W.Va Guards Sued by Trans Prisoner Falter at 4th Circuit

RICHMOND, Va. (CN) – Describing cruel treatment of a transgender inmate at an all-male West Virginia prison, a constitutional scholar urged the Fourth Circuit on Friday to make two prison officials stand trial.

“The District Court found the facts showed she needed to choose between eating or being sexually assaulted,” said Fein & Delvalle attorney Bruce Fein, speaking of his client, Paris Leibelson, who died this year from causes unrelated to the case. “This court cannot second-guess those facts.”

From November 2013 until her transfer four months later, Leibelson was incarcerated at the Federal Correctional Institution in Beckley, West Virginia. Leibelson identified as female, but, as the government’s brief notes, she was housed with men and even became engaged to her cellmate.

The government says it was after Leibelson and her fiance were separated that Leibelson began pushing for a special table in the dining hall.

Claiming that this separation made her seem available to the rest of the prison, Leibelson said fellow inmates told her she could no longer sit at their table unless she was in a sexual relationship with one of them. 

In addition to claiming that prison official Doug Meyer ignored her request, Leibelson accused prison guard Christopher Cook of anally raped her with a finger during a prisoner inspection.

Meyer and Cook brought an appeal after U.S. District Court Judge Irene Berger denied them qualified immunity, but a lawyer for the men made little headway at the Fourth Circuit in his bid to cast doubt on Leibelson’s accusations.

“We’re not here to resolve facts,” said U.S. Circuit Judge Barbara Keenan. 

Keenan emphasized that at this juncture, the court is obliged to review the allegations in the light most beneficial to Leibelson. A Reagan appointee, Keenan repeated this stance on facts multiple times Wednesday as Justice Department attorney Andrea Friedman tried repeatedly to discredit Liebelson’s testimony.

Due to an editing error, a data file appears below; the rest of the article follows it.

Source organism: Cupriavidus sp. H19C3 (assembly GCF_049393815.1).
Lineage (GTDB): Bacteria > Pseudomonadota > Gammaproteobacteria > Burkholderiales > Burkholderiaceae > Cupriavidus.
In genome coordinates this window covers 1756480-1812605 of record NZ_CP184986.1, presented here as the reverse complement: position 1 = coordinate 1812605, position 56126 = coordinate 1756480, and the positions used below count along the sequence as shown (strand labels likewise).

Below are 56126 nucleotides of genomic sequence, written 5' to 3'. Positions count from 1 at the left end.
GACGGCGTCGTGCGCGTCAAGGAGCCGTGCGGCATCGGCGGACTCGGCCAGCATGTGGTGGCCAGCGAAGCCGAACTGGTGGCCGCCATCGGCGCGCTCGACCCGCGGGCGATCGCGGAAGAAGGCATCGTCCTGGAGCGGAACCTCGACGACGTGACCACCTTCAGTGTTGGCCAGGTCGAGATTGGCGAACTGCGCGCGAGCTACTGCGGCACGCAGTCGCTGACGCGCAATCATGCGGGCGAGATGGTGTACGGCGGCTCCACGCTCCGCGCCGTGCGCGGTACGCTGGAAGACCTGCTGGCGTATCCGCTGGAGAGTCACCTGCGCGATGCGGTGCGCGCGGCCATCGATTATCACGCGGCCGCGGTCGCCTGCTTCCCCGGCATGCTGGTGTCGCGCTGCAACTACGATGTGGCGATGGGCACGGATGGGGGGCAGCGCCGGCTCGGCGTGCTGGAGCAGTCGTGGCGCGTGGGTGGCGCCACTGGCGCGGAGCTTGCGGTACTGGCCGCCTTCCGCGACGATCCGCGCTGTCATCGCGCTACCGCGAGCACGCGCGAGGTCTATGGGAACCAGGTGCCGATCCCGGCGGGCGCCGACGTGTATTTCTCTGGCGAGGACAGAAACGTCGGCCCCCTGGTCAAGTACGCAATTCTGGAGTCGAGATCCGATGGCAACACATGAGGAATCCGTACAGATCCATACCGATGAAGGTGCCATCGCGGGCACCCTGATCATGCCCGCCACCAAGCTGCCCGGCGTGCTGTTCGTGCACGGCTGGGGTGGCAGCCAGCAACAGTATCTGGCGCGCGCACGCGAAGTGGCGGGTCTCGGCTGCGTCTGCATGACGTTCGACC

“There’s no constitutional violation if a guard touches an inmate’s anus,” Friedman argued. 

“This was penetration,” Keenan responded. 

“It was only two or three seconds,” Friedman responded. 

“Why is this penetration not a clearly established constitutional violation?” the judge fired back. “Because it was digital and not a sex organ?”

“No, it was incidental,” the lawyer responded.

“Testimony is proof,” U.S. Circuit Judge Marvin Quattlebaum, a Trump appointee, chimed in. “You’re disregarding evidence, but that’s not our job.”

Trying to convincing the judges to disregard the inmate’s testimony made up the bulk of the government’s arguments.

On his firm’s website, attorney Fein describes a stint during the Nixon administration where he served as special assistant to the Assistant Attorney General for the Office of Legal Counsel in the U.S. Department of Justice. 

“Among other accomplishments, Mr. Fein drafted an authoritative monograph on impeachable high crimes and misdemeanors as the House Judiciary Committee commenced an impeachment investigation of President Richard M. Nixon,” the website states.

In court filings, Fein’s client is identified by her birth name, Michael.

The panel did not indicate when it will rule on the case.

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